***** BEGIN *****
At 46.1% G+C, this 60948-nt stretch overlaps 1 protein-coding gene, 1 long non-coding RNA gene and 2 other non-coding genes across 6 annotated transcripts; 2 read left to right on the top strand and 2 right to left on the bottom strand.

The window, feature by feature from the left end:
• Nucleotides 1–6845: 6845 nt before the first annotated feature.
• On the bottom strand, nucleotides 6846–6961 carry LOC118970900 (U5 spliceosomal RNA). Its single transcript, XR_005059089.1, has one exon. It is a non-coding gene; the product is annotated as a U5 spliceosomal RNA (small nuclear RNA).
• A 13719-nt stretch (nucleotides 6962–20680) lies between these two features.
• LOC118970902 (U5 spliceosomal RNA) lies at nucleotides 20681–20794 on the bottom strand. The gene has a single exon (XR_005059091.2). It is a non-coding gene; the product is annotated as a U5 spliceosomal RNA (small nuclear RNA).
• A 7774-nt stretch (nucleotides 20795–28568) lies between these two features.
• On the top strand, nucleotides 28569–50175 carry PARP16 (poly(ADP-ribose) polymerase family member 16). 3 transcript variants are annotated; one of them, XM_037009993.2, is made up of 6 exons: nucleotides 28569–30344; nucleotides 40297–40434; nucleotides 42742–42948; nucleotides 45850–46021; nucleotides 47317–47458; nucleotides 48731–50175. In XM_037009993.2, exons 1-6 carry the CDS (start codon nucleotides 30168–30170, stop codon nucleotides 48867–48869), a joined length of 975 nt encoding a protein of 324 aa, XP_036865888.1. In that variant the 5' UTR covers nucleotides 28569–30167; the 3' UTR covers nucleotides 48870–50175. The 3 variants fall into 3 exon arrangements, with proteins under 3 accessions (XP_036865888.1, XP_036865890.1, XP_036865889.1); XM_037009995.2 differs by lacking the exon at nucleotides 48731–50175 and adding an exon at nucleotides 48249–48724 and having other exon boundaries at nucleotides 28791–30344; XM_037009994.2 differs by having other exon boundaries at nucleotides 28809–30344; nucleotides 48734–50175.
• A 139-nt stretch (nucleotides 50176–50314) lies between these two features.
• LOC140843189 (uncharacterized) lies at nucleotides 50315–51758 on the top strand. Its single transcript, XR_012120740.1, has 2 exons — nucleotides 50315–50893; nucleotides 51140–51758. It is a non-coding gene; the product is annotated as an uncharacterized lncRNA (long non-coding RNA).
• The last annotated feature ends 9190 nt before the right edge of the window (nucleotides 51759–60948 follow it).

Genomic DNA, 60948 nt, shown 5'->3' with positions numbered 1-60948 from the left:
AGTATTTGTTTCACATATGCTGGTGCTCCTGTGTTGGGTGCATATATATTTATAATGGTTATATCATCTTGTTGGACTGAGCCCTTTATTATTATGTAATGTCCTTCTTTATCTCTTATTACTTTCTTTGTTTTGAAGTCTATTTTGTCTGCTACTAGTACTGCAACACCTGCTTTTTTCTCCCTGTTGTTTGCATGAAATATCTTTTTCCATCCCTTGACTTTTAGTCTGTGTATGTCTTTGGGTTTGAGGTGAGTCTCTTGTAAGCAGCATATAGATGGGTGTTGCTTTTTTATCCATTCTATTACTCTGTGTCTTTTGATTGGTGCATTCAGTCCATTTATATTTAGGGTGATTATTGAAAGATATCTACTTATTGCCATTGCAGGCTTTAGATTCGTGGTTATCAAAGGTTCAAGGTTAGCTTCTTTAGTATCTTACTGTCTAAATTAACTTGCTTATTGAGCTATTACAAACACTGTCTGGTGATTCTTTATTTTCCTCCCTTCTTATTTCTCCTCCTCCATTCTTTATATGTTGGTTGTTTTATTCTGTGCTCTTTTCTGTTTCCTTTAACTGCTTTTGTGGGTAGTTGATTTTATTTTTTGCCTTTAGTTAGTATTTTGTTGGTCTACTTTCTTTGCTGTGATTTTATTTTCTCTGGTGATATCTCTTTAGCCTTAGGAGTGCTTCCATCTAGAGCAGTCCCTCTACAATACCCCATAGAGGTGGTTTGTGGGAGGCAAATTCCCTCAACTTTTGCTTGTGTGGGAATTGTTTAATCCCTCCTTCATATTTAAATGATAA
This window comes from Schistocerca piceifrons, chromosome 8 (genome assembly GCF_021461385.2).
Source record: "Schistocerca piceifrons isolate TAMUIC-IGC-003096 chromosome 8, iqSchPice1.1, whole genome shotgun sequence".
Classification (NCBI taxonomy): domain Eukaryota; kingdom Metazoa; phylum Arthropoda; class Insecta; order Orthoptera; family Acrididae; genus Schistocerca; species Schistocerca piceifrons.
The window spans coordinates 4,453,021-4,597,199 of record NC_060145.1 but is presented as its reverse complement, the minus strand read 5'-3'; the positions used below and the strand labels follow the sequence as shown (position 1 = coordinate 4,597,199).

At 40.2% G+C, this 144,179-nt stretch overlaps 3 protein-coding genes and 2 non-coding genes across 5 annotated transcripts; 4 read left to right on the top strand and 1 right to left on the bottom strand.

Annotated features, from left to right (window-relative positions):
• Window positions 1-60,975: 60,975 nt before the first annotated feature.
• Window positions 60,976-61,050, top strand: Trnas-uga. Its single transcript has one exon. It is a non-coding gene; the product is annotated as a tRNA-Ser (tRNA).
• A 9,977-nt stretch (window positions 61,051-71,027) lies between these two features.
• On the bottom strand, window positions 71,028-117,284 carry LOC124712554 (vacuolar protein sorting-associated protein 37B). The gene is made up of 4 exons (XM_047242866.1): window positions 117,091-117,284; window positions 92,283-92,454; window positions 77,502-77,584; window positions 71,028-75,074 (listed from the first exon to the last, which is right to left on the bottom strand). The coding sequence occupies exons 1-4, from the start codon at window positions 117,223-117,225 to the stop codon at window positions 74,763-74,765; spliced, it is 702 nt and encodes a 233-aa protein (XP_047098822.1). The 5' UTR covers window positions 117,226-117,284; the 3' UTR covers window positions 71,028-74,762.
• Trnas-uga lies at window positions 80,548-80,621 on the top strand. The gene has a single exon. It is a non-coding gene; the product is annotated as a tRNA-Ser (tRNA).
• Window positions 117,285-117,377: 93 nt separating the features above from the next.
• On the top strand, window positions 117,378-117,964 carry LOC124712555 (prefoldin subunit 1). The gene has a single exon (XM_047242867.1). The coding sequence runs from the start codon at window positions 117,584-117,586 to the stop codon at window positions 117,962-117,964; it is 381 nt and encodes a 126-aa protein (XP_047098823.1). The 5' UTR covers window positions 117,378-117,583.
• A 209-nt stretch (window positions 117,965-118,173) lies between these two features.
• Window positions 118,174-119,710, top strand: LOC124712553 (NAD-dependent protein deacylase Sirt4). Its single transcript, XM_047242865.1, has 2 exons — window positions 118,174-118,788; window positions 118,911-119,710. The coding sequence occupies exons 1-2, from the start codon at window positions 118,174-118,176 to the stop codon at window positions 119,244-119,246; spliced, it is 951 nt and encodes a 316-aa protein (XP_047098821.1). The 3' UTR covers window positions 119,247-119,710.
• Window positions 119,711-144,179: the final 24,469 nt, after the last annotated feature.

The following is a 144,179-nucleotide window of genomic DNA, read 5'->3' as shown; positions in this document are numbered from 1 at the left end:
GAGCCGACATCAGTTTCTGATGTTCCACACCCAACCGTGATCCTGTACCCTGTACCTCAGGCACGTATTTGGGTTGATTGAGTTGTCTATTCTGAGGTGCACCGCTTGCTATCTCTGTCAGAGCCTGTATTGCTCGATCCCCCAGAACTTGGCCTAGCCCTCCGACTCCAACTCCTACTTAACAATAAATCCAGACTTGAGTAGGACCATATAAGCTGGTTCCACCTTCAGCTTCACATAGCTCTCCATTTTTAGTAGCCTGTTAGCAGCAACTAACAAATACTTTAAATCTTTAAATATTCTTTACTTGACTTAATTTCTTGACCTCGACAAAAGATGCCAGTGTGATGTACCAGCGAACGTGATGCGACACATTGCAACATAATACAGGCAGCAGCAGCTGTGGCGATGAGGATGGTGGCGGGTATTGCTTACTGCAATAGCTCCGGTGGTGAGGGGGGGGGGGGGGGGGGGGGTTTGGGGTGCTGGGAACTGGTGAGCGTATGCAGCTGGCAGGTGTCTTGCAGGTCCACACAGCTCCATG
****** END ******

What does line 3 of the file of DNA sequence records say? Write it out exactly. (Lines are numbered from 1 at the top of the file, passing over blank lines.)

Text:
• Nucleotides 1–6845: 6845 nt before the first annotated feature.